There is no other car that sounds like this. There are no modern race cars that sound like this. This isn’t something you’d expect from an era so defined by turbochargers and hybridization. This is raw, guttural, explosive cannon-fire type stuff. This is your first taste of Aston Martin’s upcoming hypercar. A car with a name that so rightly matches up with its noise. Listen to the Aston Martin Valkyrie.
The Valkyrie is Aston Martin’s first hypercar. Powered by a Cosworth-tuned naturally aspirated V-12 and assisted with a Rimac-supplied hybrid power unit, the Valkyrie is set to deliver over 1,000 horsepower, all of which will be sent to the rear wheels. What’s better is that Cosworth and Aston Martin have stated that the Valkyrie will have the highest revving engine ever fitted to a road car with an 11,000 rpm redline. Holy crap.
The brainchild of F1 design ace Adrian Newey, the Valkyrie looks to put Formula 1 cars to shame, as well as the rest of the current crop of hypercars. It’s a car not just defined by its engine, but one that’s really defined by its aerodynamic design. Every shape, corner, crease, strake, and carbon fiber panel has been sculpted to provide the Valkyrie with more downforce than an F5 tornado pressing down onto a mobile home. It’s going to be a beast.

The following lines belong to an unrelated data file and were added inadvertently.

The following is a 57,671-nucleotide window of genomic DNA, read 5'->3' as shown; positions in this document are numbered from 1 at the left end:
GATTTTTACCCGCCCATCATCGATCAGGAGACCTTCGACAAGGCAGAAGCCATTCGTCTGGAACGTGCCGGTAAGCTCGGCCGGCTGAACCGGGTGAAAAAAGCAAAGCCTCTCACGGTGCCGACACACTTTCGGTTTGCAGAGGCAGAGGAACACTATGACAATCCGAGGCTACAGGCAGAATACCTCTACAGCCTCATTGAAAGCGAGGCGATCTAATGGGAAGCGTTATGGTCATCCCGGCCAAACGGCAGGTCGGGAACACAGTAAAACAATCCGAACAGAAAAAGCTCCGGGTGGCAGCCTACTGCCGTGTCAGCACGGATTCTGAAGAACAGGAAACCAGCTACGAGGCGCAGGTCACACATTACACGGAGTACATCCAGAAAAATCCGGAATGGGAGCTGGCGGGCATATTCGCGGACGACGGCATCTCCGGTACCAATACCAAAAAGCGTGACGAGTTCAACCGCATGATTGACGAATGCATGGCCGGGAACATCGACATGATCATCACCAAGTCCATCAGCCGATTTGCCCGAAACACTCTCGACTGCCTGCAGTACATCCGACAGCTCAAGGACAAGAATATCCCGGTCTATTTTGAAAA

When finally delivered to owners late next year (waiting is the hardest part), the Valkyrie is a car that’ll likely require drivers to receive the sort of driver’s education you’d expect Lewis Hamilton or Daniel Ricciardo to receive before obtaining their Formula 1 Super License. And Aston Martin knows it and will provide the training. I know I’d want it if I was lucky enough to pilot this car.
And now that we’ve heard the Aston Martin Valkyrie roar, we absolutely cannot wait to see it in action. We’re also slightly terrified. Judging by the engine sound alone, this will not be a machine to be trifled with. Please, Aston Martin, let us have a go!
For some additional Aston Martin mystery, check out the automaker’s third hypercar, code-named ‘003.’